Hearing with Eyes Wide Open

Click here to hear the audio recording of this sermon.

John 9:1-41 • April 3, 2011

Brothers and sisters in Christ grace and peace to you from God our Father and our Lord and Savior Jesus. Amen.

Mrs. Smith was stark-naked and just about to step into the shower when the doorbell rang. She hollered, “Who is it?” He shouted back, “It’s the blind man.” She figured it was safe, so she opened the door. He looked at her in shock and asked, “Where do you want me to hang these blinds, ma’m?”

That’s not necessarily the way in which this story in John’s gospel today unfolds, but we’ll see and I’ll let you make that determination for yourself.
There are seven “signs” in John’s gospel that point us toward Jesus and his identity. They are not meant as a means to an end all alone, but meant move us or lead us toward this Jesus in ways that are visible and unlike anything else we experience.

These signs are Jesus turning water into wine in Chapter 2, healing of the royal officials son in chapter 4, healing of the sick man in Bethzatha in chapter 5, Jesus walking on the sea and feeding the 5,000 in chapter 6, raising Lazarus from the dead in chapter 11 – of which we will look at next week. In this week’s text Jesus heals the man who was born blind in chapter 9.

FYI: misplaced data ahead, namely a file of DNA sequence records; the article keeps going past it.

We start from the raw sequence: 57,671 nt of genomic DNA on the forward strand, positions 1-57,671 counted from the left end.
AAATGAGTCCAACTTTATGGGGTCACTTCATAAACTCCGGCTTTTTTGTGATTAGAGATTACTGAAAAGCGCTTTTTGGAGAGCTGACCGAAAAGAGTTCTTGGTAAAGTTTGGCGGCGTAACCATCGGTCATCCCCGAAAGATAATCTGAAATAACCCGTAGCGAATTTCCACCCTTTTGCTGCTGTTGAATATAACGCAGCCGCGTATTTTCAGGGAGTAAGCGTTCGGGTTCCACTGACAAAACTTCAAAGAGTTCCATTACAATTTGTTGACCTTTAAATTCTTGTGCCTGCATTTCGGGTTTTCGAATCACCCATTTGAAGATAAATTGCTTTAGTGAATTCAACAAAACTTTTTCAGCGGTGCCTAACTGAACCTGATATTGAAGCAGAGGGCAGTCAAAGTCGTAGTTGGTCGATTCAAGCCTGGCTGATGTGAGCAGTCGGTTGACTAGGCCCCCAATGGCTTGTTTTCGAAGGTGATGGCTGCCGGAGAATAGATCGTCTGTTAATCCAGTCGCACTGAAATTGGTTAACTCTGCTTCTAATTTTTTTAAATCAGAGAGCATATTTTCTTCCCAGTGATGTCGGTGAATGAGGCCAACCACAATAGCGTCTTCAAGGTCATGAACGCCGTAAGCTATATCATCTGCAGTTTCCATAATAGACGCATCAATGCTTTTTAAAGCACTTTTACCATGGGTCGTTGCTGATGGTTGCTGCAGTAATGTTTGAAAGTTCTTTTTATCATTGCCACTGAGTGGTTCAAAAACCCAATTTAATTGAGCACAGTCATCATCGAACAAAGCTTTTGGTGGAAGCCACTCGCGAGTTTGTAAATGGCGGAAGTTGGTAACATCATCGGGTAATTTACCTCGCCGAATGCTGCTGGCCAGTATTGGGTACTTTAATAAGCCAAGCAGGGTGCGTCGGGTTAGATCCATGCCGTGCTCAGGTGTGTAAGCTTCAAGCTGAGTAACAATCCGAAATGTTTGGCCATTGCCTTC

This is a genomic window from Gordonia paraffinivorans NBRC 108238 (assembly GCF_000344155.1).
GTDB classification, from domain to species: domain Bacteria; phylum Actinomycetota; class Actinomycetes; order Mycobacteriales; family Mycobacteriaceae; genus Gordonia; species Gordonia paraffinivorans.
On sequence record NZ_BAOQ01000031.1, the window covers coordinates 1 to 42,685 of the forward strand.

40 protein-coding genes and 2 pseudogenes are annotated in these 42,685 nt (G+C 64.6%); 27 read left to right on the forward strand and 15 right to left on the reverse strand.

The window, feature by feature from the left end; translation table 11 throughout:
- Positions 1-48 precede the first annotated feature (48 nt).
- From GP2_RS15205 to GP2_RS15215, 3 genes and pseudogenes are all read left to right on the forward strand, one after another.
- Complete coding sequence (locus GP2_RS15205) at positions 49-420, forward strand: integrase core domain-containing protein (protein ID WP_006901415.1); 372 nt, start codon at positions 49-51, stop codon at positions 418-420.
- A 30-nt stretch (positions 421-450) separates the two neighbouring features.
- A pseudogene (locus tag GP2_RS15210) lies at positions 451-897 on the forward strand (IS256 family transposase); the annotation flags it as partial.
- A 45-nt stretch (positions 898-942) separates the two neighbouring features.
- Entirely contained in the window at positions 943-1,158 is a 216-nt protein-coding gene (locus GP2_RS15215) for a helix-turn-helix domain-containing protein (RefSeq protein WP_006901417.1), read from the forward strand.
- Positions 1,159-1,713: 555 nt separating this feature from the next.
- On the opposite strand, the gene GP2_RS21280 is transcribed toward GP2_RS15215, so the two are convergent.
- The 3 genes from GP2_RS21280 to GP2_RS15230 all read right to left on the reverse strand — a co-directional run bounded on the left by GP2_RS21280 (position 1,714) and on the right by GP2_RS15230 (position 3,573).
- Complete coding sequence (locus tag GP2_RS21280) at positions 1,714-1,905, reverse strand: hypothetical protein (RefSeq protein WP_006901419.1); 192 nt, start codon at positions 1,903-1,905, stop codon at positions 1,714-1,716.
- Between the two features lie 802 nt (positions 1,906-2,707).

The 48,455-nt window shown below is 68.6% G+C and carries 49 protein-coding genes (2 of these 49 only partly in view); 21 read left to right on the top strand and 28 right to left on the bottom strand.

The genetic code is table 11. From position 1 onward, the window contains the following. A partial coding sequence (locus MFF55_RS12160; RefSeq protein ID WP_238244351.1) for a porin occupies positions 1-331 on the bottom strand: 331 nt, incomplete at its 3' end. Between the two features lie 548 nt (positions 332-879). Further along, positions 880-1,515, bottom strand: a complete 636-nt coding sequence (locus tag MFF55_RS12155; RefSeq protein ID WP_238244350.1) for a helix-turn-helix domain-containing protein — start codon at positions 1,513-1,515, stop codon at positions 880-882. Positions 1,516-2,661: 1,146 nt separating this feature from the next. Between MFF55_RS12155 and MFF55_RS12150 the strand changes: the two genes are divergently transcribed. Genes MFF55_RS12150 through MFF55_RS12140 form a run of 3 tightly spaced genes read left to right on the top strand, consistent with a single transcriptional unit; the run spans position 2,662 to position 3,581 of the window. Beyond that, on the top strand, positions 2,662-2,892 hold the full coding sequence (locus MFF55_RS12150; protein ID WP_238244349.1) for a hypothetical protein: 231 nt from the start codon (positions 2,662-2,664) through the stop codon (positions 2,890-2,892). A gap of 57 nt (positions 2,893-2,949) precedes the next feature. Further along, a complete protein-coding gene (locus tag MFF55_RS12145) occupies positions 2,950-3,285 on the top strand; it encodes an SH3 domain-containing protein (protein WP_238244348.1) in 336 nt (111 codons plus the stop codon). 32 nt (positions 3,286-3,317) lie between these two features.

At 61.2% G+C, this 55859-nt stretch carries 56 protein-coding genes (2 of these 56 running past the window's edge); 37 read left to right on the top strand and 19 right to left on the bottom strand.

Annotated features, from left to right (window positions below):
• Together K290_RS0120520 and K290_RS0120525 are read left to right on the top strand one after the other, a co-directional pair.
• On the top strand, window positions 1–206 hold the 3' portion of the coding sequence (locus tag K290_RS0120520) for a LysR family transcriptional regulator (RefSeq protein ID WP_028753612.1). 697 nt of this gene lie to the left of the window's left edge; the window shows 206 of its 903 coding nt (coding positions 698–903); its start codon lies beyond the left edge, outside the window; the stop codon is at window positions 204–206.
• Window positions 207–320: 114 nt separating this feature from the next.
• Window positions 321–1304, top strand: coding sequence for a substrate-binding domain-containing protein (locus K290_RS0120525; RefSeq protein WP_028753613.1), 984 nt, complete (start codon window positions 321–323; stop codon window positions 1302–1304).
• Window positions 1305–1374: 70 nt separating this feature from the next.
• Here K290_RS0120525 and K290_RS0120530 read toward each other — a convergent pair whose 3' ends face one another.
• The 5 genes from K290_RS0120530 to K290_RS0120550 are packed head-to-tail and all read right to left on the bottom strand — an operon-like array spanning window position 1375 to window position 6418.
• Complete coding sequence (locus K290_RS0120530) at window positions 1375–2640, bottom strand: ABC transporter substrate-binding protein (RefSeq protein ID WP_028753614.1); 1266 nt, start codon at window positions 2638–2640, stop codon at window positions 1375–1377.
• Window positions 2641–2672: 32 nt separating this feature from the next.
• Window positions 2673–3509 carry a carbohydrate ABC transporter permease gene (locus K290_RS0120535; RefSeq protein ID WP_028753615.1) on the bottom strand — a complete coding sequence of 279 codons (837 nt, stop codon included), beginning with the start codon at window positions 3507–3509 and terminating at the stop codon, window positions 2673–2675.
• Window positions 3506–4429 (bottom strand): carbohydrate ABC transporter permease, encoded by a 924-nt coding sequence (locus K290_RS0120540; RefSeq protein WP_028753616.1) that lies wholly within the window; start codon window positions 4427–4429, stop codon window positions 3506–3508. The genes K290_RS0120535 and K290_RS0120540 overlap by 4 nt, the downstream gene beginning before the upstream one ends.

These gospel readings during lent are quite long, so I want to break us out of the mold a little this week and walk through this gospel text scene by scene rather than simply reading it all the way through.

SCENE ONE – Verses 1–7a

A prevailing understanding of sin in Jesus’ day, maybe even still today, is that there must be some relationship to sin and something a person has done. The immediate questions raised by the disciples are “who sinned?” Whose fault is this man’s blindness? Is it his fault or his parent’s?

This man hears the voice of Jesus, has Jesus’ spit and dirt on his face, and the faith to walk to the pool of Siloam to wash as Jesus says. This man had never met Jesus before and I would guess had never thought that being able to see would ever be possible for him. Yet he had enough faith in this stranger to go and wash.

When someone comes to the baptismal font to receive the sacred gift of washing in the waters of Holy Baptism, do we celebrate with them or begin the interrogation and debate over who’s at fault for the sin they bring with them to the font?

SCENE TWO – Verses 7b–12

The man goes as Jesus tells him. Returning to the neighborhood and the beginning of the interrogation. The man doesn’t seem to be shaken by this, he simply says “this one called Jesus did this to me and I do not know where he is now.” He only knows that he was blind a little while ago and now can see. This isn’t an illusion or the man’s stunt double, he is healed.